Maldives is a place of unique natural beauty – more than 1,100 tiny islands scattered in a sea of turquoise blue. But the geography that makes this country so beautiful also makes it ground zero for the impacts of seal level rise brought about by climate change. Eighty percent of the country’s land mass is less than one meter above mean sea level, and no ground surface is higher than three meters.

Aware of its many challenges, the government of Maldives has been a global leader in prioritizing climate change as a key development concern. While it is not surprising that Maldives has been raising the alarm about the threats of climate change (including its famous cabinet meeting under water in October 2009), what is truly remarkable is that it was the first country in the world to declare a goal of becoming carbon neutral.

The Climate Investment Funds’ (CIF) Program for Scaling up Renewable Energy in Low Income Countries (SREP) is helping Maldives to achieve this goal. Maldives’ $30 million SREP investment plan has become the centerpiece of the country’s efforts to attract private investment for renewable energy. And as hosts of the fifth meeting of the SREP pilot countries on May 28-30, the Maldivian delegates were as eager to share their dedication and know-how as they were to learn from other countries on effective policies, tools, and instruments for mitigating the effects of climate change through renewable energy.

More than 40 representatives from 12 SREP countries attended the meeting, including six countries with investment plans already endorsed and projects under development. Like its fellow pilots, the Maldives was teacher and student as the group exchanged progress updates and delved into the nitty-gritty of challenges ranging from improving enabling environments for renewable energy investment to scaling up renewable energy for rural and remote communities.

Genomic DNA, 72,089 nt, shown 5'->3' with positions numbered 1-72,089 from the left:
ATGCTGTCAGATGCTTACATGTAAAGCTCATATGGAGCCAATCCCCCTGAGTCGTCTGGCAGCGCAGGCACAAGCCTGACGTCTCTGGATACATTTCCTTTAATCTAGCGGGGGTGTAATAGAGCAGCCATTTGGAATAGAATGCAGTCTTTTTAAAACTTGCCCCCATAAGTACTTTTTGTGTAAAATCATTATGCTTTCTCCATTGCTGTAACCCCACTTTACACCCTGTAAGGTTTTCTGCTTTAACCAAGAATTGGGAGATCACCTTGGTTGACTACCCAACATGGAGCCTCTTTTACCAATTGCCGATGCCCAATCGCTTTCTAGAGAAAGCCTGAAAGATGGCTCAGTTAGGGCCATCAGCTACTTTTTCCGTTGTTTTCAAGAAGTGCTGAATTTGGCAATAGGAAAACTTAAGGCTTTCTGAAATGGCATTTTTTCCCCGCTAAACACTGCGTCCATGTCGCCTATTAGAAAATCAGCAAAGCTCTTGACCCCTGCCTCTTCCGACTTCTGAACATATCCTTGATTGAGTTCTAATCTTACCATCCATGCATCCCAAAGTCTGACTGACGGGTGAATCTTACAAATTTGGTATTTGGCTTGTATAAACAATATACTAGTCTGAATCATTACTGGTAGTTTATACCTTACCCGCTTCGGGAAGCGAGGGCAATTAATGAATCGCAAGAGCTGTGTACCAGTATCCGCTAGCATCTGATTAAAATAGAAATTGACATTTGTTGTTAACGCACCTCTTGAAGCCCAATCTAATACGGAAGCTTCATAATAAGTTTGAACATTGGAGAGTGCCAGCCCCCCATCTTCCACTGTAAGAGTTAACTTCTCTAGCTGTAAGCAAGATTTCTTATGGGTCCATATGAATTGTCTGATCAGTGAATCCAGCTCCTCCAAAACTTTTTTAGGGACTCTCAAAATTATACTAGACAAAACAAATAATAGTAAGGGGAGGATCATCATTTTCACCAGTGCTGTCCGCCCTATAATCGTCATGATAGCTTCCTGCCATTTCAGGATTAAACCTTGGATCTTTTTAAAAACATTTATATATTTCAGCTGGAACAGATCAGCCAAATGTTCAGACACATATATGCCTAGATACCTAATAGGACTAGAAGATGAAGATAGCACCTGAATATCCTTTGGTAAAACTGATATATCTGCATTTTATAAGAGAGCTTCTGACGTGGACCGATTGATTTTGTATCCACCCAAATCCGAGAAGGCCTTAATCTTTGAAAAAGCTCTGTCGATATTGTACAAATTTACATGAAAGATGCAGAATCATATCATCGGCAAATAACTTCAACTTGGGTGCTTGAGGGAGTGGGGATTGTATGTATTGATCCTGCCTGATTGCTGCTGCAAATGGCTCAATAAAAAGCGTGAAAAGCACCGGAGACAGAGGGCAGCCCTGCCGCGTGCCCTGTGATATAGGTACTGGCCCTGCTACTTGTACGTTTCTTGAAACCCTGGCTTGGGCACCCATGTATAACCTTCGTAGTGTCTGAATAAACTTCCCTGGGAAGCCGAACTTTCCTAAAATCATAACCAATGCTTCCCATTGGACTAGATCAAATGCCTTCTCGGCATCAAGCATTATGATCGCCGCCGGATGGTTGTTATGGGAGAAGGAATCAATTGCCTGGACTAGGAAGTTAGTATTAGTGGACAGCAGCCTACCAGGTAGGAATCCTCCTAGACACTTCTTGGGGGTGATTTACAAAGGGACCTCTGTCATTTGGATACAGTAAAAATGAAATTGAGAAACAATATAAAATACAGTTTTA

In an “ask the expert” session, delegates from countries that are now going through the process of preparing SREP investment plans picked the brains of their peers who have already successfully navigated this process, seeking guidance on issues such as prioritizing renewable energy technologies for funding and mobilizing co-financing from other partners. At the end of this session, the delegation from Tanzania was already making plans to conduct a study visit to Kenya to learn from their recent experience in geothermal development.

These face-to-face meetings offer a unique platform for peer countries to exchange lessons that are directly relevant to the implementation of their SREP investment plans and projects. Everyone comes away with a better understanding of what works, what doesn’t, and what still needs to be done. It is not only the SREP countries that meet; pilot countries participating in all four of the CIF programs meet about once every nine months and engage in similar discussions. In fact, earlier in May the PPCR pilots came together for their seventh PPCR pilot countries meeting with a focus on developing effective systems for monitoring and reporting progress in achieving climate resilient development.   

The pilot countries meetings are a cornerstone of the CIF mandate to generate and disseminate knowledge, not just financing. They provide an unparalleled platform for learning and cross-fertilization of knowledge among pilots, MDBs, and other stakeholders. They work because countries come prepared to share and listen and speak candidly about their successes and challenges. And it’s not just the pilot countries that stand to benefit. With more countries interested in participating in the CIF —and climate-smart development in general—communicating effectively our lessons and results is essential to mobilizing additional financial support for low carbon, climate resilient investments worldwide.

For more information, please contact:

Shaanti Kapila

Coordinator of the Global Support Program

Climate Investment Funds

skapila@worldbank.org